Saving JetBlue
Might Be a Breeze
SUNDAY, JANUARY 14, 2024 -- A long time ago (2006) in a city far, far away (London), Robin Hayes raced through an elaborate British Airways event held to promote the carrier's first refresh of its then-groundbreaking business class beds.

He grabbed a new amenity kit and turned up his nose. "These aren't very good, are they?" he said to me. "They don't feel like a premium product, do they?"

They weren't and didn't, but I was surprised Hayes proactively pointed out the relatively small flaw in what was a genuinely impressive cabin remake. He was, after all, BA's highest-ranking U.S. executive at the time and, one presumed, on the star track to run the entire airline. I was just a lowly scribe focusing on upgraded beds and new F&B perks, not what BA routinely called "wash bags."

I have thought about that moment a lot in the week since Hayes announced he was leaving--or being pushed out of--the chief executive's chair at JetBlue Airways. The guy who couldn't help but deride a lower quality BA amenity kit 18 years ago is departing an airline that he dragged to the bottom of the heap of U.S. carriers.

To say Hayes' tenure atop JetBlue has been a disaster is an understatement. He inherited a profitable airline with a motivated workforce that was loved by passengers and envied by competitors. Nine years later, he is leaving an airline that is losing scads of money and riven with internal dissent. It doesn't run on-time or on-schedule. Hayes tried to buy Virgin America and failed. He forged a useful alliance with American Airlines only to walk away from it when an initial lawsuit went against him. He's pursued an egregious, $3.8 billion purchase of Spirit Airlines that will cost JetBlue millions even if no combination materializes. Worst of all, he's destroyed JetBlue's reputation by mindlessly aping the competitors that JetBlue once deftly out-maneuvered.

Things are so bad that there are real questions about JetBlue's ability to survive when it is too small to compete, too costly to run, not nearly nimble enough and living in the shadow of its former reputation as a disruptive innovator. JetBlue might not make it and, frankly, it's Hayes' fault. He chose the path of cheap, kowtowed to braying security analysts, steered the airline to the dark side and lost big time. If you believe the press release, he's ruined his health in the process, too.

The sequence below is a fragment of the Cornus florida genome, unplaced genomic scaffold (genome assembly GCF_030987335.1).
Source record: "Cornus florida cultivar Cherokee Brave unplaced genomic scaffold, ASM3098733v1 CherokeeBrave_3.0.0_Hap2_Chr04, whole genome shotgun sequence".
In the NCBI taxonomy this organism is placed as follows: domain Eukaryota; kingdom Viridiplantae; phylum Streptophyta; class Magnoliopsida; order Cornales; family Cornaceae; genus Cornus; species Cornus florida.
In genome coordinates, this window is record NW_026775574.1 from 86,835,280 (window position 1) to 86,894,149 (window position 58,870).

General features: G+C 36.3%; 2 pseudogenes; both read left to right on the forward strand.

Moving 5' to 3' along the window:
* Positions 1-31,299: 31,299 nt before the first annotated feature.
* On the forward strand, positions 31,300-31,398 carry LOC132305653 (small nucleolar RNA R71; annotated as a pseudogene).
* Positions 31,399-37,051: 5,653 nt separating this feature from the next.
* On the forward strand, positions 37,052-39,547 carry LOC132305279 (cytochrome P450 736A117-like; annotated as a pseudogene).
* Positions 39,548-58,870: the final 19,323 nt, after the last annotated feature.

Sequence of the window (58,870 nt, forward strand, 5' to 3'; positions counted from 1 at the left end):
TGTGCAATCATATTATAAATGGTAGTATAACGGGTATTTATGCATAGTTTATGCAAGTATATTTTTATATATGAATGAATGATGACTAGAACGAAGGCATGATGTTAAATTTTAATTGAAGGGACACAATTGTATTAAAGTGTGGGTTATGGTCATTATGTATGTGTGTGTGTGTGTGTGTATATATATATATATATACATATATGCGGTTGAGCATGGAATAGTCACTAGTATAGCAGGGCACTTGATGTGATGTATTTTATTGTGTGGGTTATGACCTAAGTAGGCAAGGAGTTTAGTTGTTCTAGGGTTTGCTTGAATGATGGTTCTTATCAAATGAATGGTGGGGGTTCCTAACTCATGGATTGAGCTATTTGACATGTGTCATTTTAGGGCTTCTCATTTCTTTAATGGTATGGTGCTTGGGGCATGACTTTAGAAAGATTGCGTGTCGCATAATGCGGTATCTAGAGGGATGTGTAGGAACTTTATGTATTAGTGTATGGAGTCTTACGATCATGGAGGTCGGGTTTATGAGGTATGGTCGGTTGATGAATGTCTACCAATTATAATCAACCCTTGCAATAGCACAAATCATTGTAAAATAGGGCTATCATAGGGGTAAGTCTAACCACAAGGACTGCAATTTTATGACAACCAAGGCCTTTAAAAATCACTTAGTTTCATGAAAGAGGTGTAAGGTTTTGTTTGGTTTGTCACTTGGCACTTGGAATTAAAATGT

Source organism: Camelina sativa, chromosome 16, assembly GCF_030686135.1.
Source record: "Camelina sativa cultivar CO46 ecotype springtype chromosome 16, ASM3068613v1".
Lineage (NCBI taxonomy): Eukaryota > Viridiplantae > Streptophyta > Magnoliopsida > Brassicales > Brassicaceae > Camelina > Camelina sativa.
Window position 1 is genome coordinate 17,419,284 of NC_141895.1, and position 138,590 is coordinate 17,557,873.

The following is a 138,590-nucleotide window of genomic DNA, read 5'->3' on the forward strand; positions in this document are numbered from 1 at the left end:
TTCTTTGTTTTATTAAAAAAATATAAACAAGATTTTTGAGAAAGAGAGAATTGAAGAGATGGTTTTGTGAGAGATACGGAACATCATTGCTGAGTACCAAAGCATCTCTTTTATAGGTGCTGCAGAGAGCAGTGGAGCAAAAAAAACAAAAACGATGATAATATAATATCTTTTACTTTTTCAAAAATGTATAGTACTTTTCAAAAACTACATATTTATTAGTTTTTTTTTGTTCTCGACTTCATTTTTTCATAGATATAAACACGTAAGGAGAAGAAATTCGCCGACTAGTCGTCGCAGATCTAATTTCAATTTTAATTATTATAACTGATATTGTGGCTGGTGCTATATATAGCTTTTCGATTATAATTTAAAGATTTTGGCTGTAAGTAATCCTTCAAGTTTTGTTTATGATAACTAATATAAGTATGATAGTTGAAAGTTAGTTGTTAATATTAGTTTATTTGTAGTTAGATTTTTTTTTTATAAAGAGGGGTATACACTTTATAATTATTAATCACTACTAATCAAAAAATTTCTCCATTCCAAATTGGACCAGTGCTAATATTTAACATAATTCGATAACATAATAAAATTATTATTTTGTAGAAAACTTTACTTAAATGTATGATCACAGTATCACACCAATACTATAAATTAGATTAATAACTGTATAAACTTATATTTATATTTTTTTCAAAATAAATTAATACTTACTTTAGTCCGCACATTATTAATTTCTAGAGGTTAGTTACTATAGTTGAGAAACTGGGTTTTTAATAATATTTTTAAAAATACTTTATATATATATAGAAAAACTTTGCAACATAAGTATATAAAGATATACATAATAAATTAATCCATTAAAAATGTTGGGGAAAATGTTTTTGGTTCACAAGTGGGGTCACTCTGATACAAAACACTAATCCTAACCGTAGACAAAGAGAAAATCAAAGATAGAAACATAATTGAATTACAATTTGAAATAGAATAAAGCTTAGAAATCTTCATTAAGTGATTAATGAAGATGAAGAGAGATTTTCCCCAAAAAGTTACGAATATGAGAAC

Sadly, every moment of Hayes' disastrous tenure was predictable. In fact, I did predict it in my 2014 column called JetBlue Goes to the Dark Side. I urge you to read it because I don't think I've ever better proactively predicted disaster. And if you thought I was tough on Hayes in public, trust me when I tell you that I was even more strident in private E-mails, memos and calls. He eventually stopped taking my calls or responding to my E-mails, of course, because CEOs don't listen to anyone but yapping security analysts.

If you think I'm taking this personally, you're right. I liked Robin. I thought he was smart. I thought he could make a difference. I cheered when he was recruited in 2008 by JetBlue, an airline already making a difference. I knew his experience at BA could bring JetBlue's then-superior domestic service to the international skies. I despaired for his soul when he outlined his insane calculus of making his product just a little less awful than the other guys. It couldn't work. It didn't work. Now JetBlue is broken and so is Hayes.

Hayes will have to repair his health in his own time and in his own way. It is personal and it is none of our business. Good luck, Robin. Get healthy. Live a good life.

But what of JetBlue? That is our business--and it's a mess. Worse, the initial omens are not good. Hayes' designated successor is Joanna Geraghty, JetBlue's president and chief operating officer. Geraghty is a lawyer who worked her way up the operational ladder at JetBlue. Recall the last lawyer who worked his way up an airline's operational pecking order? Jeff Smisek. How did that work out for United Airlines and for us?

But maybe there's a chance for JetBlue. For starters, it would have to abandon the insane Spirit Airlines deal. JetBlue only wants Spirit for the planes and the pilots anyway. And if that is what it needs, there's a better option: Buy or merge with Breeze Airways.

Breeze is a flailing start-up created by David Neelemen who, not coincidentally, created JetBlue. He's not much of a day-to-day airline operator, but Neeleman is one of those inspirational corporate types. JetBlue has suffered a crisis of the corporate soul since Neeleman departed in 2008. Reuniting JetBlue and Neeleman might turn the airline around emotionally and give it purpose again.

Besides, Breeze has what JetBlue covets: new Airbus A220s and a cheap(er) workforce. And Breeze certainly won't survive on its own. It has already lost around $250 million since its 2021 launch and its business plan--connect secondary and tertiary markets while largely ignoring big airports where most passengers are--is patently insane. Not to mention Breeze's litany of post-launch missteps.

Merging two ailing airlines rarely works, but this would be and could be a special circumstance. With Neeleman back for inspiration and access to aircraft and personnel, a combined Breeze-JetBlue might work if they find the right Jedi Masters to fix JetBlue's operations and restore its erstwhile reputation for quality. And JetBlue's one recent success, the high-yield Mint business class concept, might mesh with Breeze's fleet, which has a raft of premium seats that aren't selling or being properly branded or marketed.

Bringing a carrier back from the dark side--not to mention throwing a lifeline to a sinking start-up--might be just what the airline doctors ordered.

Work it could for passengers and profit there might be for investors ...